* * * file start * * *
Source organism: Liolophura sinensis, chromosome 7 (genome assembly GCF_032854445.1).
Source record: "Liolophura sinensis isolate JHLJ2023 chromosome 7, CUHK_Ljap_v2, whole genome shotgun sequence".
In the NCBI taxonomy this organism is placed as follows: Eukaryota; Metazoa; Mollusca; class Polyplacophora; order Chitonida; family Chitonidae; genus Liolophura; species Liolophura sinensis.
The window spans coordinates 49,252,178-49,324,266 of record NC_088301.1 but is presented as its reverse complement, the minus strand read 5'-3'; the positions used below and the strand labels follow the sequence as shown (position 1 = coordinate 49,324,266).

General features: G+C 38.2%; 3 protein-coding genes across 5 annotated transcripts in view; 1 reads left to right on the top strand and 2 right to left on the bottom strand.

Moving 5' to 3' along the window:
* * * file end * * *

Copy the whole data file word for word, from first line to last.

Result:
Source organism: Liolophura sinensis, chromosome 7 (genome assembly GCF_032854445.1).
Source record: "Liolophura sinensis isolate JHLJ2023 chromosome 7, CUHK_Ljap_v2, whole genome shotgun sequence".
In the NCBI taxonomy this organism is placed as follows: Eukaryota; Metazoa; Mollusca; class Polyplacophora; order Chitonida; family Chitonidae; genus Liolophura; species Liolophura sinensis.
The window spans coordinates 49,252,178-49,324,266 of record NC_088301.1 but is presented as its reverse complement, the minus strand read 5'-3'; the positions used below and the strand labels follow the sequence as shown (position 1 = coordinate 49,324,266).

General features: G+C 38.2%; 3 protein-coding genes across 5 annotated transcripts in view; 1 reads left to right on the top strand and 2 right to left on the bottom strand.

Moving 5' to 3' along the window: